Man who spent 16 years in prison on wrongful conviction shot, killed by Southeast Ga. deputy on I-95

CAMDEN COUNTY, Ga. — A Black man who spent more than 16 years imprisoned in Florida on a wrongful conviction was fatally shot Monday by a sheriff’s deputy in Georgia during a traffic stop, authorities said.

The Georgia Bureau of Investigation, which is reviewing the shooting, identified the man as Leonard Allen Cure, 53.


Cure had been represented in his exoneration case by the Innocence Project of Florida. The group’s executive director, Seth Miller, said he was devastated by news of the death, which he heard from Cure’s family.

“I can only imagine what it’s like to know your son is innocent and watch him be sentenced to life in prison, to be exonerated and ... then be told that once he’s been freed, he’s been shot dead,” Miller said.

The Georgia Bureau of Investigation said a Camden County deputy pulled over Cure as he drove along Interstate 95 near the Georgia-Florida line. He got out of the car at the deputy’s request and cooperated at first but became violent after he was told he was being arrested, a GBI news release said.

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The agency said preliminary information shows the deputy shocked Cure with a stun gun when he failed to obey commands, and Cure began assaulting the deputy. The GBI said the deputy again tried using the stun gun and a baton to subdue him, then drew his gun and shot Cure when he continued to resist.

The agency didn’t say what prompted the deputy to pull over Cure’s vehicle.

It is customary for Georgia law enforcement agencies to ask the GBI to investigate shootings involving officers. The agency said it will submit its findings to the district attorney for the coastal Brunswick Judicial Circuit, which includes Camden County.

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Miller couldn’t comment specifically on Cure but said he has represented dozens of people convicted of crimes who were later exonerated.

“Even when they’re free, they always struggled with the concern, the fear that they’ll be convicted and incarcerated again for something they didn’t do,” he said.

Cure was convicted of the 2003 armed robbery of a drug store in Florida’s Dania Beach. His conviction came from a second jury after the first one deadlocked. Cure was sentenced to life in prison because he had previous convictions for robbery and other crimes.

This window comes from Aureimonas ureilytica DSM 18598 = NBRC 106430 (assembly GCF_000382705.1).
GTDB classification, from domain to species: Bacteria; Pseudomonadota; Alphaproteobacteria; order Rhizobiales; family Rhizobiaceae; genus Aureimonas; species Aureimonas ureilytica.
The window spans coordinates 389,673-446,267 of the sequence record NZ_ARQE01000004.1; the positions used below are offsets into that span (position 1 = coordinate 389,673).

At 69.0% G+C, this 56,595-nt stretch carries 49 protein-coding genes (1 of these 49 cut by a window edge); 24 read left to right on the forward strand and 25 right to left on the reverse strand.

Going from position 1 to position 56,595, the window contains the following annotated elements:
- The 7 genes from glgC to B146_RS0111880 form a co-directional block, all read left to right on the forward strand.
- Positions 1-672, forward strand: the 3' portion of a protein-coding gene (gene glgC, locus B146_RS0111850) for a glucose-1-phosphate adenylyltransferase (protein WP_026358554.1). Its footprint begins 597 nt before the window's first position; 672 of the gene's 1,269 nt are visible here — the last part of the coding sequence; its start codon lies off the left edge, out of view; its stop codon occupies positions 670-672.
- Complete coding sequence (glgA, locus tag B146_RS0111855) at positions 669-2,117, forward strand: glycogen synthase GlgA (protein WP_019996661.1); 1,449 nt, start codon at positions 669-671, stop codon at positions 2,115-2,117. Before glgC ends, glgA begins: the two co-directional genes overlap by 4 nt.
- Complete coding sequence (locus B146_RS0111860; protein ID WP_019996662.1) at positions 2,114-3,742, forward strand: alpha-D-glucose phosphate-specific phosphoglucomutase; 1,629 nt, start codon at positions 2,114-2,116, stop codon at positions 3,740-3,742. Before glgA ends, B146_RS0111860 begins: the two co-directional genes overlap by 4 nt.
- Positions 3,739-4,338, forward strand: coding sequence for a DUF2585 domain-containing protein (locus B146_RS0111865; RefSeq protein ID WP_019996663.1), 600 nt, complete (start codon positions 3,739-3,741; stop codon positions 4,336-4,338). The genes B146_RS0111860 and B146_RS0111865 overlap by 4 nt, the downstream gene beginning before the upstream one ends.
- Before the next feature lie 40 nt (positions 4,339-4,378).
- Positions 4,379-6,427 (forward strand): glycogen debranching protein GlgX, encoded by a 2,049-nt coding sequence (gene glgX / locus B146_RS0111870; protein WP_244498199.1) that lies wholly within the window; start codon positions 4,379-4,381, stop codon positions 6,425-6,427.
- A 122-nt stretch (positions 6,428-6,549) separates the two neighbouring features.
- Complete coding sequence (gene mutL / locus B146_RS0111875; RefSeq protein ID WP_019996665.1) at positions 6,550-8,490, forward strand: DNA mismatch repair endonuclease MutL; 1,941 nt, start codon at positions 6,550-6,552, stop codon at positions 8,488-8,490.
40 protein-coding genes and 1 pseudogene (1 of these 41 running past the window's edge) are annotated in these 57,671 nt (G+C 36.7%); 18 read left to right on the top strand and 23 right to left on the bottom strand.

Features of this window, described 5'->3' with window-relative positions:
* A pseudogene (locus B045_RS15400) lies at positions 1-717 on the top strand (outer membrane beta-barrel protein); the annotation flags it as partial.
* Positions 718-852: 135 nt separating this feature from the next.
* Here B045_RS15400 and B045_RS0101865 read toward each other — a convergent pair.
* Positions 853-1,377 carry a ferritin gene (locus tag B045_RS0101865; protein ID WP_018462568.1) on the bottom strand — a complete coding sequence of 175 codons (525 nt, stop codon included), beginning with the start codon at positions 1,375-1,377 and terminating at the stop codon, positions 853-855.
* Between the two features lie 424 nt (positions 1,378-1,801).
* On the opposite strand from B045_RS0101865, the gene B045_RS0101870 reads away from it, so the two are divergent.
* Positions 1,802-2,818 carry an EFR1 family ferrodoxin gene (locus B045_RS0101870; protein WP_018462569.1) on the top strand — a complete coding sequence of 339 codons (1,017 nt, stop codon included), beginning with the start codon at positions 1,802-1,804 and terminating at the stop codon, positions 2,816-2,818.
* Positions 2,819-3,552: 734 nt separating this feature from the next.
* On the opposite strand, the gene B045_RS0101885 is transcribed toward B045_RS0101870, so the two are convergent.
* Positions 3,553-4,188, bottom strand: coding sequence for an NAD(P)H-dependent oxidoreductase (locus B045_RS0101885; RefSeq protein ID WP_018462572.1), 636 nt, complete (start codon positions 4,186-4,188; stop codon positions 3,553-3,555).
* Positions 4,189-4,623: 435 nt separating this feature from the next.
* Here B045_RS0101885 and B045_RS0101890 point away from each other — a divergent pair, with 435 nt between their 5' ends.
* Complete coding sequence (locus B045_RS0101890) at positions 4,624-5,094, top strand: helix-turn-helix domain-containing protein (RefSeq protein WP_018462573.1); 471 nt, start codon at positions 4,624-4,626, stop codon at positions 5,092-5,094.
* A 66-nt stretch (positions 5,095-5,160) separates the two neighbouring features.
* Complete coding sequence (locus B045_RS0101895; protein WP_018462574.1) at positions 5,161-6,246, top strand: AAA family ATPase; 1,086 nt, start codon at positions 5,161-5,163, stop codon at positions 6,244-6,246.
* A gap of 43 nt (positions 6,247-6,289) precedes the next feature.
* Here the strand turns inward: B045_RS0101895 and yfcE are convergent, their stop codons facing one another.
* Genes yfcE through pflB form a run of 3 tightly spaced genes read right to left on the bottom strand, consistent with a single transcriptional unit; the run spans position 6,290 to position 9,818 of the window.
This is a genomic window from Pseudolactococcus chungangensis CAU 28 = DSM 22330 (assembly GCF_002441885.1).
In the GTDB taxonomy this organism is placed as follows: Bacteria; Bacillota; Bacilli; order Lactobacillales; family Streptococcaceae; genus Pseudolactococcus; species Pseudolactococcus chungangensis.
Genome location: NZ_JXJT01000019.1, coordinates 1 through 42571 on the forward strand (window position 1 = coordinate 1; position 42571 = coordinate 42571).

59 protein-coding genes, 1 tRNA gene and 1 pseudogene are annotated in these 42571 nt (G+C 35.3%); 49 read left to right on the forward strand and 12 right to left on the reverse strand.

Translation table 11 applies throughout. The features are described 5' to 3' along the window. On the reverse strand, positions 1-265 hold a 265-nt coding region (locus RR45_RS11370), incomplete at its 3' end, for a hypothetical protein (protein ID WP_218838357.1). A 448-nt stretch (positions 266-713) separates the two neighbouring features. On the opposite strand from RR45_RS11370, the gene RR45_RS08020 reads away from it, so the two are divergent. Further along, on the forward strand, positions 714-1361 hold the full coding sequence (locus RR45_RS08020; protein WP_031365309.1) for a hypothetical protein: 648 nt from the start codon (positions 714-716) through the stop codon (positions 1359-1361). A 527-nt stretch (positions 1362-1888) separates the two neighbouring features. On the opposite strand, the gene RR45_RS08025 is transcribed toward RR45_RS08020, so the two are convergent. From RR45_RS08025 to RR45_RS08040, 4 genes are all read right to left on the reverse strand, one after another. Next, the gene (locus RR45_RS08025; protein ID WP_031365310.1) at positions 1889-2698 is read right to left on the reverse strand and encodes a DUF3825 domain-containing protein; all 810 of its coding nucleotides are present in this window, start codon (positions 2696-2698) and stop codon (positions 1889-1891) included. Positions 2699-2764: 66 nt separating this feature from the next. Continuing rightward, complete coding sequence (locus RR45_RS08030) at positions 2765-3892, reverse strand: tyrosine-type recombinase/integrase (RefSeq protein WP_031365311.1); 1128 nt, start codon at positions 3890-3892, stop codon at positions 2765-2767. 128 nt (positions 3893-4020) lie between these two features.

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In 2020, the Broward State Attorney’s Office new Conviction Review Unit asked a judge to release Cure from prison. Broward’s conviction review team said it found “troubling” revelations that Cure had solid alibis that were previously disregarded and no physical evidence or solid witnesses to put him at the scene.

An independent review panel of five local lawyers concurred with the findings.

Cure was released that April after his sentence was modified. In December 2020, a judge vacated his conviction and sentence.

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“I’m looking forward to putting this situation behind me and moving on with my life,” Cure told the South Florida Sun-Sentinel at the time.

In June, Florida Gov. Ron DeSantis signed a claims bill granting Cure $817,000 in compensation for his conviction and imprisonment, along with educational benefits.

Miller said Cure, who lived in a suburb of Atlanta, received the money in August.

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Broward State Attorney Harold F. Pryor and the Broward State Attorney’s Office team released the following statement on Cure’s death:

“We are devastated by the death of Leonard Cure, who was the first person exonerated by our Conviction Review Unit. The Leonard we knew was a smart, funny and kind person. After he was freed and exonerated by our office, he visited prosecutors at our office and participated in training to help our staff do their jobs in the fairest and most thorough way possible. He would frequently call to check in on Assistant State Attorney Arielle Demby Berger, the head of the Conviction Review Unit, and offer our team encouragement to continue to do the important work of justice.

“Leonard was so excited that the Florida Legislature and Gov. Ron DeSantis had recently approved his claims bill. He had been working a job in security, he was hoping to go to college and wanted to work in broadcast radio production, he was buying his first home.

“We send our sincerest condolences to his family and all who knew him.”

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